To another discerning of spirits - compare 1 John 4:1. This must refer to some power of searching into the secrets of the heart; of knowing what were a man's purposes. views, and feelings. It may relate either to the power of determining by what spirit a man spoke who pretended to be inspired, whether he was truly inspired or whether he was an impostor; or it may refer to the power of seeing whether a man was sincere or not in his Christian profession That the apostles had this power, is apparent from the case of Ananias and Sapphira, Acts 5:1-10, and from the case of Elymas, Acts 13:9-11. It is evident that where the gift of prophecy and inspiration was possessed, and where it would confer such advantages on those who possessed it, there would be many pretenders to it; and that it would be of vast importance to the infant church, in order to prevent imposition, that there should be a power in the church of detecting the imposture.

To another divers kinds of tongues - The power of speaking various languages; see Acts 2:4, Acts 2:7-11. This passage also seems to imply that the extraordinary endowments of the Holy Spirit were not conferred on all alike.

To another the interpretation of tongues - The power of interpreting foreign languages; or of interpreting the language which might be used by the "prophets" in their communications; see the note at 1 Corinthians 14:27. This was evidently a faculty different from the power of speaking a foreign language; and yet it might be equally useful. It would appear possible that some might have had the power of speaking foreign languages who were not themselves apprized of the meaning, and that interpreters were needful in order to express the sense to the hearers. Or it may have been that in a promiscuous assembly, or in an assembly made up of those who spoke different languages, a part might have understood what was uttered, and it was needful that an interpreter should explain it to the other portion; see the notes on 1 Corinthians 14:28.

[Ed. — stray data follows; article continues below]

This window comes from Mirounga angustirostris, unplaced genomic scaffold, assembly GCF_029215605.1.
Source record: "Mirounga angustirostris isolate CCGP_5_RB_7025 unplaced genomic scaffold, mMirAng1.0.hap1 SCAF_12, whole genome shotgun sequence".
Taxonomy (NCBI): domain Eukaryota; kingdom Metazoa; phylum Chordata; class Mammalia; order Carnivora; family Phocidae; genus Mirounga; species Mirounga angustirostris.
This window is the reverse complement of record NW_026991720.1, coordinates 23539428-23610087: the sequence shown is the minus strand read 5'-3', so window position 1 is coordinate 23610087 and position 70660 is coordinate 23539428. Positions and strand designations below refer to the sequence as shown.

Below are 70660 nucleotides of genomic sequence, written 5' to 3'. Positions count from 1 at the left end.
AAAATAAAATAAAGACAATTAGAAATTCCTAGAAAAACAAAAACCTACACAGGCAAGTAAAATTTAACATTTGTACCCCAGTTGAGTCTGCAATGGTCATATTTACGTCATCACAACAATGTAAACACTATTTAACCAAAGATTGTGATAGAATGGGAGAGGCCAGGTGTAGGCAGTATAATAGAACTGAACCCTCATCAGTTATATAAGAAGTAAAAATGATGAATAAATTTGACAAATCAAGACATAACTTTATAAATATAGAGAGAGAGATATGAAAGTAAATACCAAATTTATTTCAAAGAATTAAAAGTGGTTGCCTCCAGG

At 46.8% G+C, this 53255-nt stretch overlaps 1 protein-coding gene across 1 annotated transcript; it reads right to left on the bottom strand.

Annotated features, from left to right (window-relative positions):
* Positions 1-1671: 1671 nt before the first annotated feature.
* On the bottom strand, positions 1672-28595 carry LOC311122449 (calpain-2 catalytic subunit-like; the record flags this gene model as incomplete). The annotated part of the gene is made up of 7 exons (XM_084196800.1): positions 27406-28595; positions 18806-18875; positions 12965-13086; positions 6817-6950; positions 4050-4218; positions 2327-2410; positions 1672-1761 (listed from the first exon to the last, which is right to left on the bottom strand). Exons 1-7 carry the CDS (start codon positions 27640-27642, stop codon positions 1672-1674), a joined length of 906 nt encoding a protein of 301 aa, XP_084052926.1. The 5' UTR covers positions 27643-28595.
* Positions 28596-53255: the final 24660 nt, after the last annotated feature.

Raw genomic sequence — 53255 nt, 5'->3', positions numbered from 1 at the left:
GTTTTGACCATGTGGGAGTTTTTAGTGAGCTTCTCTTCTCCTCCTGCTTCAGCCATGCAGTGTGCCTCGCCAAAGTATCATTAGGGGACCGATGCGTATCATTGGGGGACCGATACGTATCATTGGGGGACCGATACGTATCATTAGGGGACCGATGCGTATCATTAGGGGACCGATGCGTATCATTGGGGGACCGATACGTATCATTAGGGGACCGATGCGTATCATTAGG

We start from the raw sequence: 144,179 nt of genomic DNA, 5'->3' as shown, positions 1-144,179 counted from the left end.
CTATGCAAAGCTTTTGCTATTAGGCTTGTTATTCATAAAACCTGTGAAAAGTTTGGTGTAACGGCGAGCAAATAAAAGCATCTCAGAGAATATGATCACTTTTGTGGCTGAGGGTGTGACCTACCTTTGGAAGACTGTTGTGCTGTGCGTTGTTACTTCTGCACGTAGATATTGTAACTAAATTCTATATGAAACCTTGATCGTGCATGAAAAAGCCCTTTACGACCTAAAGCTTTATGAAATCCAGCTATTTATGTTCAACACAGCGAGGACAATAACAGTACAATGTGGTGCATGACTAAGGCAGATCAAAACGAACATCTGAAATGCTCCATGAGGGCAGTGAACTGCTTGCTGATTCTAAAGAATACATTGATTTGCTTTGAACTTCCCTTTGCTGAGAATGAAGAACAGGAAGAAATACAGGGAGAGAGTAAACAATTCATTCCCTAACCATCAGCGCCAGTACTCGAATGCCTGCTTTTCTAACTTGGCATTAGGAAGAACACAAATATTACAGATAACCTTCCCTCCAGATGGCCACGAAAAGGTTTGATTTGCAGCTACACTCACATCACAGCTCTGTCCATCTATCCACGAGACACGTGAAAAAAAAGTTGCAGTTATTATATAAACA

10. working of miracles—As "healings" are miracles, those here meant must refer to miracles of special and extraordinary POWER (so the Greek for "miracles" means); for example, healings might be effected by human skill in course of time; but the raising of the dead, the infliction of death by a word, the innocuous use of poisons, &c., are miracles of special power. Compare Mr 6:5; Ac 19:11.

prophecy—Here, probably, not in the wider sense of public teaching by the Spirit (1Co 11:4, 5; 14:1-5, 22-39); but, as its position between "miracles" and a "discerning of spirits" implies, the inspired disclosure of the future (Ac 11:27, 28; 21:11; 1Ti 1:18), [Henderson]. It depends on "faith" (1Co 12:9; Ro 12:6). The prophets ranked next to the apostles (1Co 12:28; Eph 3:5; 4:11). As prophecy is part of the whole scheme of redemption, an inspired insight into the obscurer parts of the existing Scriptures, was the necessary preparation for the miraculous foresight of the future.